Despite widespread belief, billions of dollars spent over the course of a decade have demonstrated that alternative medicines don't have any beneficial effects.

Ten years ago the government set out to test herbal and other alternative health remedies to find the ones that work. After spending $2.5 billion, the disappointing answer seems to be that almost none of them do.

Echinacea for colds. Ginkgo biloba for memory. Glucosamine and chondroitin for arthritis. Black cohosh for menopausal hot flashes. Saw palmetto for prostate problems. Shark cartilage for cancer. All proved no better than dummy pills in big studies funded by the National Center for Complementary and Alternative Medicine. The lone exception: ginger capsules may help chemotherapy nausea.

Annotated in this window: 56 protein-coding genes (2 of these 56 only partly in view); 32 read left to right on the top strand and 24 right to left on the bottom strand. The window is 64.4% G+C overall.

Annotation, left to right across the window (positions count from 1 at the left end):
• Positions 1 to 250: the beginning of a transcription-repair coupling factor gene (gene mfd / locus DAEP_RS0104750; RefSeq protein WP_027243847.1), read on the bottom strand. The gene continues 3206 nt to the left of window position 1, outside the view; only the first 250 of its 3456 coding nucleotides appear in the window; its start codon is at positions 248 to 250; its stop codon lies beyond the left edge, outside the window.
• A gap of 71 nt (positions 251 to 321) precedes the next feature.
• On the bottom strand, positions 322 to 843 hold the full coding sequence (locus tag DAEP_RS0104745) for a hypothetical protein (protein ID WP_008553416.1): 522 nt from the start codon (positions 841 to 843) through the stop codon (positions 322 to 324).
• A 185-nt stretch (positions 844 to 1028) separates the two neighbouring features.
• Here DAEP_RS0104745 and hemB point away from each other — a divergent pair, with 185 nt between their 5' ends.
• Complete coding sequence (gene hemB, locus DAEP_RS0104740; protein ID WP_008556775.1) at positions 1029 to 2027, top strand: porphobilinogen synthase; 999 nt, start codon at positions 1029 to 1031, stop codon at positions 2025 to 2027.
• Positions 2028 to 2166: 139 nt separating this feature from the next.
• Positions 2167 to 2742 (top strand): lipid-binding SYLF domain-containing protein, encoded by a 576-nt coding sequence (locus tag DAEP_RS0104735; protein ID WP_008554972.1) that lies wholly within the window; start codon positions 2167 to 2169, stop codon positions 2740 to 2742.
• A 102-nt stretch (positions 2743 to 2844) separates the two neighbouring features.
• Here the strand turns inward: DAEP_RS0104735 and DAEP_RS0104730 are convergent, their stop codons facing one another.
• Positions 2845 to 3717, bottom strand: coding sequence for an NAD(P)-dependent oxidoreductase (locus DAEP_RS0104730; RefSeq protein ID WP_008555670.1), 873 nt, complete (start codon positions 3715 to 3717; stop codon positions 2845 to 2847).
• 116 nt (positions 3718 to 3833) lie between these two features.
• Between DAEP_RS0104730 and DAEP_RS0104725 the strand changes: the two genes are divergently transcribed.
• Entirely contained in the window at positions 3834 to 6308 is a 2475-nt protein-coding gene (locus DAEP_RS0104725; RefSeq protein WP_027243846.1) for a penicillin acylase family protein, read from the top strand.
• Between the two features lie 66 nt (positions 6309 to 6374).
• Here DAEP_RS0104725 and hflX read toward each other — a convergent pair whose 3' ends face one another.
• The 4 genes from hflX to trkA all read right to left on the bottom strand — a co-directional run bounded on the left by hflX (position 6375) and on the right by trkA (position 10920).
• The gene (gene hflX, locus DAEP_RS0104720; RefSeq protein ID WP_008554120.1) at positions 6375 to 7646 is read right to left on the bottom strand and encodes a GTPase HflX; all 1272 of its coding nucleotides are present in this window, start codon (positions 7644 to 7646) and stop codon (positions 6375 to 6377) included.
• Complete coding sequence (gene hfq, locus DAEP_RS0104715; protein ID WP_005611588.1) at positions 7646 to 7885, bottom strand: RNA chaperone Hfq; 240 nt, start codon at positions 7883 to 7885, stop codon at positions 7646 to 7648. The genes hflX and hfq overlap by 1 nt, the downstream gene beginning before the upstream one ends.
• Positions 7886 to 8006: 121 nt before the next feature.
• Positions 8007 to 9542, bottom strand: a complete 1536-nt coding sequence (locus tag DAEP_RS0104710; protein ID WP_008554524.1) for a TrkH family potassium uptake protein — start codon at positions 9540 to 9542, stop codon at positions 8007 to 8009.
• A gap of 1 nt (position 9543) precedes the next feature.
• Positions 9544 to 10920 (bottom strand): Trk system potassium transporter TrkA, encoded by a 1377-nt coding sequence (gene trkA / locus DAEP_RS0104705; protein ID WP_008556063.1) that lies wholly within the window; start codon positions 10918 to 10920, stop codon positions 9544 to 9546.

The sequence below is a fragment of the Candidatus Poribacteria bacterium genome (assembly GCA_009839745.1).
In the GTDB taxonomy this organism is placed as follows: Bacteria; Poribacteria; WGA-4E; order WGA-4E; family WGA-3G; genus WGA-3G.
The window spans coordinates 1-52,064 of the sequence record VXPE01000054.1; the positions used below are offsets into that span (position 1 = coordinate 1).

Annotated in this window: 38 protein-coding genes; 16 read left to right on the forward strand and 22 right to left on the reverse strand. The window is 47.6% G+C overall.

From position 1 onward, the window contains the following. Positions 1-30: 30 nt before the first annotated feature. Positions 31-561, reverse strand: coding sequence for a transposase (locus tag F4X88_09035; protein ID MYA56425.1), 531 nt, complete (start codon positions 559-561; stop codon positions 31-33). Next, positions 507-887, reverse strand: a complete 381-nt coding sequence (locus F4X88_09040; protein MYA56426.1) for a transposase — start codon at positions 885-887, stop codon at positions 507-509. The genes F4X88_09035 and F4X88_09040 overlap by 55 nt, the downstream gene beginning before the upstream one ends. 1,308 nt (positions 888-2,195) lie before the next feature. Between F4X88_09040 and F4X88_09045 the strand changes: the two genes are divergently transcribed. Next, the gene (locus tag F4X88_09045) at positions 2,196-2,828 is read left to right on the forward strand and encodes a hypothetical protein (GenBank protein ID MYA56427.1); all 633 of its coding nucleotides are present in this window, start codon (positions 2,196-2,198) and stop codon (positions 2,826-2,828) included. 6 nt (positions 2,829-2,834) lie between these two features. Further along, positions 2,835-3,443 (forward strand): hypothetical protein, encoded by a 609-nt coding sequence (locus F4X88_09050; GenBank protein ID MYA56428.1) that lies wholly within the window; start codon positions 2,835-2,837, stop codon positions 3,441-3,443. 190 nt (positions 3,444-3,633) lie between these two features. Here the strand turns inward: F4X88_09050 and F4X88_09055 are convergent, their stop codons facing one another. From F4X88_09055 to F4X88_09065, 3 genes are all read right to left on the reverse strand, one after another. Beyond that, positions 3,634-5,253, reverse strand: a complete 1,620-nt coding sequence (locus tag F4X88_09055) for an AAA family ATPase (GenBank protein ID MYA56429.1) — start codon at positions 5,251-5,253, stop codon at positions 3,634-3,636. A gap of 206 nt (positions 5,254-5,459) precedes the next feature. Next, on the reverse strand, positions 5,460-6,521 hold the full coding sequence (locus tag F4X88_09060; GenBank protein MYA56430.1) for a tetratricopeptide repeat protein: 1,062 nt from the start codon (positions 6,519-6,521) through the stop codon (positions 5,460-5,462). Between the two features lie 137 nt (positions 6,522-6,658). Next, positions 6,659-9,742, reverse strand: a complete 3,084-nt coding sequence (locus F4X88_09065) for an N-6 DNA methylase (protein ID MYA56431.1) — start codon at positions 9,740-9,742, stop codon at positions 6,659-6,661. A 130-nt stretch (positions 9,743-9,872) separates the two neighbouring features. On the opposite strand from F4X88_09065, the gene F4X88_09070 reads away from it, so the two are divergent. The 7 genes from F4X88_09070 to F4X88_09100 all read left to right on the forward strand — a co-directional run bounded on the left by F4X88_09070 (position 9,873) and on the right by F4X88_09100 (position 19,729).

As for therapies, acupuncture has been shown to help certain conditions, and yoga, massage, meditation and other relaxation methods may relieve symptoms like pain, anxiety and fatigue.

So variations on physical therapy can be effective in certain circumstances, but herbs and alternative "medicines" are nothing more than superstition.

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